When there’s a “will”, there’s a promise

As Napoleon once said, “The best way to keep one’s word is not to give it.” This is especially true for patents, where making a promise that an invention will do something may have very important consequences.

On March 10, 2016, the Supreme Court of Canada granted leave to AstraZeneca to appeal the Federal Court of Appeal’s decision in AstraZeneca Canada Inc. v. Apotex Inc., 2015 FCA 158. The Federal Court of Appeal had earlier dismissed AstraZeneca’s appeal from a decision of the Federal Court that invalidated its patent for lack of utility in the course of infringement proceedings. The patent was for the compound esomeprazole, also known as Nexium (for reducing gastric acid and reflux esophagitis).

One of the main issues before the Federal Court was whether the patent had made an explicit promise regarding the claimed compound. Under current jurisprudence, if a patent makes a promise, the patent will be considered to have utility only if that promise is fulfilled. On the other hand, if the patent does not make any promises, then the patent only needs to show a “mere scintilla” of utility.

At trial, the interpretation of the following sentence from the patent’s description proved to be key:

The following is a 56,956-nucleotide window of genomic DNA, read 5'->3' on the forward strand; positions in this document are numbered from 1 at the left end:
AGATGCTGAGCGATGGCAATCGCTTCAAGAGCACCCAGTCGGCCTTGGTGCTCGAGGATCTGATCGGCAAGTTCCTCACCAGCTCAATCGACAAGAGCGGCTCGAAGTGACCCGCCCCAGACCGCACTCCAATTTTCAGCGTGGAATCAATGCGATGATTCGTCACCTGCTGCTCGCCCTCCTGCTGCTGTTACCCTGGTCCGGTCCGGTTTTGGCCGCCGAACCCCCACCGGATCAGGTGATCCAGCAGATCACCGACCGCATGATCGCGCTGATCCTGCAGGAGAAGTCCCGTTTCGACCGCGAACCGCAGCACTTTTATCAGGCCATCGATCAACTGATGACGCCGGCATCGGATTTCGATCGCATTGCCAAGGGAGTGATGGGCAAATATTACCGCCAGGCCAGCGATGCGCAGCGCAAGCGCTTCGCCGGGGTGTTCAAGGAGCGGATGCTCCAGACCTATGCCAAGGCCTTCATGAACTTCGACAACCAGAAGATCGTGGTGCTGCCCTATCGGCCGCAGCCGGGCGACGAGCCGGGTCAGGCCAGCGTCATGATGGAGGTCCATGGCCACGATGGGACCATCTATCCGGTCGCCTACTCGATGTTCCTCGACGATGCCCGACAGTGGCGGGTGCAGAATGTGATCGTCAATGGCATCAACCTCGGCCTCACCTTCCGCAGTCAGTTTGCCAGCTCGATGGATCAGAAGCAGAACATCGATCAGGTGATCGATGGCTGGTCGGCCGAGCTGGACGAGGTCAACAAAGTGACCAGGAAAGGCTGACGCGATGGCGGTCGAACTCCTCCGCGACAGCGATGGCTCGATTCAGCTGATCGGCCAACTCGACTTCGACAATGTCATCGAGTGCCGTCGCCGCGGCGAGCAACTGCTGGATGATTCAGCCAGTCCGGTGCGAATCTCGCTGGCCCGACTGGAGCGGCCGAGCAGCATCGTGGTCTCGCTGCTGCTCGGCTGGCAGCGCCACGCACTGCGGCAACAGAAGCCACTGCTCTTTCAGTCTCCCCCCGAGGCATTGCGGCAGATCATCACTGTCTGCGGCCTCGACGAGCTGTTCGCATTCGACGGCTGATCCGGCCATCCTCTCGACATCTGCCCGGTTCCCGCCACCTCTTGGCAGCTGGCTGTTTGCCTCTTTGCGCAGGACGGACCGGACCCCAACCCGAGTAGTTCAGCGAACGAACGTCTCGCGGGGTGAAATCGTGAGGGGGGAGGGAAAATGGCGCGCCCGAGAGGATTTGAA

“It is desirable to obtain compounds with improved pharmacokinetic and metabolic properties which will give an improved therapeutic profile such as a lower degree of interindividual variation.” [underlining added]

AstraZeneca had argued that the word “will” merely expressed a hoped-for goal, and not an explicit promise. However, the Federal Court found that the ordinary meaning of the word “will” conveyed a sense of probable or certain outcomes, rather than potential outcomes. In contrast, words such as “may” or “could” would not convey that same sense. As a result, the Federal Court determined that the patent did promise an improved therapeutic profile (such as a lower degree of interindividual variation). The Federal Court went on to find that this promise was not demonstrated (or soundly predicted), meaning that the patent was invalid.

 The Federal Court of Appeal found no error in the analysis conducted by the Federal Court and unanimously upheld the decision. In particular, the Federal Court of Appeal found that the Federal Court was entitled to look at the disclosure as a whole (including the sentence quoted above) in assessing whether a promise had been made.

The Supreme Court of Canada will now have the opportunity to weigh in on this issue (and possibly other issues, since the Supreme Court of Canada, as usual, did not provide reasons for granting leave). The question of the role (if any) that “promises” play in a patent has been controversial and is currently the subject of a challenge by Eli Lilly against Canada under the North American Free Trade Agreement. In it, Eli Lilly has argued that the Federal Courts’ jurisprudence in this area has, in effect, run amok.

Regardless of how the Supreme Court of Canada rules, it is somewhat sobering to consider the possible impact of a single word in the description on the ultimate validity of the patent. Conceivably, if the word “may” had been used in the sentence instead of the word “will”, this entire issue could have been avoided.